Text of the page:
Seeing someone we care for be consumed by perceived ‘flaws’ can be extremely difficult – especially at a time when re-entering society has us all feeling under more intense scrutiny. But if you are at a loss for what to do, the good news is there are ways you can support a friend or family member experiencing BDD
Between countless hours on Zoom staring at our own faces, and the mounting pressure to return to the social world with a post-lockdown ‘glow-up’, the strange new conventions of pandemic life have left many with amplified anxiety around their appearance. For those with body dysmorphic disorder (BDD), this intensified scrutiny brings an increasing reliance on destructive patterns to cope.
BDD is a mental health condition characterised as a persistent and intrusive fixation on perceived bodily defects or flaws. As well as heightened self-consciousness and appearance anxiety, BDD can manifest as compulsive appearance-related behaviours, such as excessively checking mirrors or avoiding them altogether, extensive grooming practices, or picking at one’s skin to conceal perceived physical blemishes.
Data on BDD remains limited, largely due to the fact symptoms are often chalked up to ‘everyday’ appearance anxieties, which are overwhelmingly normalised within society. However, current estimates suggest one in 50 people may have BDD, with young people and adolescents most at risk.
BDD can take a significant toll on a person’s day-to-day life, affecting their work, education and relationships. Someone struggling with BDD might find it difficult to be in social situations due to worries about drawing attention to their appearance or comparing themselves to others, and may give up activities they enjoy in order to make more time for disordered behaviours.
If someone you love is struggling with BDD, it can be difficult to know how you can help or what you should say. However, there are a number of things you can do to support them.
It’s not ‘just a vanity thing’
BDD is a sorely misunderstood condition, with symptoms often dismissed as just a sign of vanity. Yet, this reflects a profoundly mistaken perception of what fuels the disorder.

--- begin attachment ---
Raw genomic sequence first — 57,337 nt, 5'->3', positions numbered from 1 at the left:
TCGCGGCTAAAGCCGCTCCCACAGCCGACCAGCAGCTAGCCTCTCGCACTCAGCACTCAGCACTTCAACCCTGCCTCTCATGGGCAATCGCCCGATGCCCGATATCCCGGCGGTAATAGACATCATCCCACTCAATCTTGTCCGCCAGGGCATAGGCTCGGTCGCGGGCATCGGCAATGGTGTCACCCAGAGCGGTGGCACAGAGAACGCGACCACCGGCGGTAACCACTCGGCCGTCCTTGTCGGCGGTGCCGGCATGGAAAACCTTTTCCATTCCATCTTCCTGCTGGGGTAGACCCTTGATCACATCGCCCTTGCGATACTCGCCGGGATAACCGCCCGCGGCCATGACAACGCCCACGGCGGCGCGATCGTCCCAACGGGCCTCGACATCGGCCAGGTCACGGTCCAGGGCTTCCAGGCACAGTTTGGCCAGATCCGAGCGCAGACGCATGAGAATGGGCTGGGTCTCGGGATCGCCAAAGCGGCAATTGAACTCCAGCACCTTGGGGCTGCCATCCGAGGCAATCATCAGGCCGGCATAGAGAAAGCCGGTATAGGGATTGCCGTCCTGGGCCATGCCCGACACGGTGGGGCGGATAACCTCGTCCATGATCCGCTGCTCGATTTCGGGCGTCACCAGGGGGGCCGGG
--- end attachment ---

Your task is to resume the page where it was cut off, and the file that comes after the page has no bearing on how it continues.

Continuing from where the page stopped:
“BDD is a response to unprocessed trauma,” explains Emmy Brunner, psychotherapist, CEO, and author of Find Your True Voice. “Rather than a focus on the nuance of our emotions and the impact certain life events might have had, the focus becomes about the body, and how we feel we are perceived by others.
“Often, the thoughts become so all-encompassing that there is no longer any space to focus on the origins of the core wound.”
Misconceptions about BDD pose a significant barrier to getting help, as many who experience symptoms worry about being judged or having their struggles belittled. It is therefore important for those with BDD to feel supported by people who understand the complex nature of the disorder, and who will be an advocate for them when others lack this insight.
Acknowledge their distress
Although perceived imperfections may not be visible to others, it’s still important to acknowledge that the distress caused by BDD is very real, and has a significant impact on a person’s wellbeing. Rather than denying the reality of your loved one’s struggles by telling them that their anxieties are ‘all in their head’, try to empathise with how your loved one might be feeling.
“Someone with BDD does not need constant reassurance that they look OK – they need to be seen and heard,” says Emmy Brunner. “What that means is that, when we see a loved one struggling, we can name how hard living with BDD must be for them and how painful these symptoms must feel.”